There is much uncertainty about the value of dietary advice and dietary supplements. If these interventions do anything at all, then surely this would show in malnourished patients. And if any effect can be demonstrated, then surely with a hard endpoint, such as survival. This study tested the hypothesis; it investigated the effect on survival after 6 months of treatment involving individual dietary advice and oral nutritional supplements in older malnourished adults after discharge from hospital.

This multicentre randomised controlled trial was supported by grants from Region Västmanland, Uppsala-Örebro Regional Research Foundation (RFR), and the Swedish National Board of Health and Welfare. It included 671 patients aged 65 years who were malnourished or at risk of malnutrition when admitted to hospital between 2010 and 2014, and followed up after 8.2 years (median 4.1 years). Patients were randomised to receive:

  • dietary advice,
  • oral nutritional supplements,
  • a combination of both,
  • routine care.

The intervention started at discharge from the hospital and continued for 6 months, with survival being the main outcome measure.

During the follow-up period 398 (59.3%) participants died. At follow-up, the survival rates were

  • 36.9% for dietary advice,
  • 42.4% for oral nutritional supplements,
  • 40.2% for dietary advice combined with oral nutritional supplements,
  • 43.3% for the control group.


After stratifying the participants according to nutritional status, survival still did not differ significantly between the treatment arms (log-rank test p = 0.480 and p = 0.298 for the 506 participants at risk of malnutrition and the 165 malnourished participants, respectively).

The authors concluded that oral nutritional supplements with or without dietary advice, or dietary advice alone, do not improve the survival of malnourished older adults. These results do not support the routine use of supplements in older malnourished adults, provided that survival is the aim of the treatment.

The findings of this trial seem perhaps counter-intuitive and they contradict the current Cochrane review on the subject. I nevertheless feel that this is an interesting, rigorous and important study. It deserves to be publicised widely – perhaps more widely than the ‘Upsala Journal of Medical Science’ would afford.

8 Responses to Dietary Supplements Do Not Increase Survival in Malnourished Adults

  • Basic life concept, eat food and you will not have malnourishment. If a community that is suppressed, have whoever is supplying vitamins to spend money on actual food instead. Actual real food is cheaper than supplements, even if basics of protein and carbs by rice and potatoes. Both are much cheaper than vitamins and much more fulfilling. I am almost certain that supplement supplier will contest basic consumption.

  • Please note that the dietary supplements used in this trial were essentially protein and calories; these sorts of supplements are frequently prescribed for people who are unable to eat normally (e.g. due to advanced cancer or other serious disease affecting their diet). There are many of these available (e.g. Ensure, Hycal, Fresubin, Fortisip…). They are quite different from the supplements sold in health food shops. They come in a variety of flavours (fruity, milky, sweet, savoury) though the ones I have tried haven’t been particularly appetising.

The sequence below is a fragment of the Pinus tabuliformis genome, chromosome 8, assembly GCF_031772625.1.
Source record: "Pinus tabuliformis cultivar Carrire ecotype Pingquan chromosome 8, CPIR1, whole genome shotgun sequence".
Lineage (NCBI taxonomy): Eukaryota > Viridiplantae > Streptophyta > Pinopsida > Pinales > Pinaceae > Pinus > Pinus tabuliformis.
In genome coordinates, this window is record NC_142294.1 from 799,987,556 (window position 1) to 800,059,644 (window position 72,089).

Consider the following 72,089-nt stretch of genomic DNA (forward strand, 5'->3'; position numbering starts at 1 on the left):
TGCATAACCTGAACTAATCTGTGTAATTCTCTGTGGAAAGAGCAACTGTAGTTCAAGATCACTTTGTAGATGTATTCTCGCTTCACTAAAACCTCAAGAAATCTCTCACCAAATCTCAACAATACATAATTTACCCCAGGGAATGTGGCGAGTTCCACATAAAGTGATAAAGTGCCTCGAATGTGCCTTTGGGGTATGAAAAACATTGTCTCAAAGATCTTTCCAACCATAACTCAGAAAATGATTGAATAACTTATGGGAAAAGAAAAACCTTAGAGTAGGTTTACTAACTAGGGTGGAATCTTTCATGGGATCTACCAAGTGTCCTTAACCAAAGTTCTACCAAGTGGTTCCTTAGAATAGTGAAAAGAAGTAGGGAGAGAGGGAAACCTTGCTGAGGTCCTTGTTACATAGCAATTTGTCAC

Generally you need to take about eight of these a day to substitute for a normal diet, though I have never met anybody who was able to manage more than two.

    The authors noted that some people in the control group had seen a dietician separately from the trial, and also that the ordinary diet supplied in the hospital was nutritionally adequte. They also pointed out that there may be benefits other than on survival from improving nutritional status, for instance on activity and quality of life, though this was not addressed by the trial.

    • good point!
      but the authors also stated that the supplements contained vitamins and minerals

      • Yes, they have to contain vitamins and minerals in order to be nutritionally complete. But their primary purpose is to provide protein and calories:

        “All patients randomised to oral nutritional supplements were asked to drink 1–2 bottles per day, depending on the energy content of the supplement, to provide 400 kcal/day and 12–20 g protein. The participants were allowed to choose between different flavours and brands to increase their compliance. Protein-dense supplements with a complete vitamin and mineral content were offered first. Only if these were not tolerated were the participants offered supplements with lower protein content. The supplements had a volume of 125–200 ml/bottle, energy density 1.25–2.4 kcal/mL, and protein content 4–9.4 g/100 ml.”

  • The study fell well short of its recruitment target so was underpowered. Even so the effect size differences are negligible.

  • “nutritional supplements” and “dietary advice” are pretty broad terms that could cover anything from the sublime to the ridiculous. For instance telling someone to take the DRI is practically a recommendation for starvation; they might avoid scurvy if they were lucky. Studies like these seemed designed to make people think that supplements are useless rather than trying to test something really useful.

Leave a Reply

Your email address will not be published. Required fields are marked *

This site uses Akismet to reduce spam. Learn how your comment data is processed.

Subscribe via email

Enter your email address to receive notifications of new blog posts by email.

Recent Comments

Note that comments can be edited for up to five minutes after they are first submitted but you must tick the box: “Save my name, email, and website in this browser for the next time I comment.”

The most recent comments from all posts can be seen here.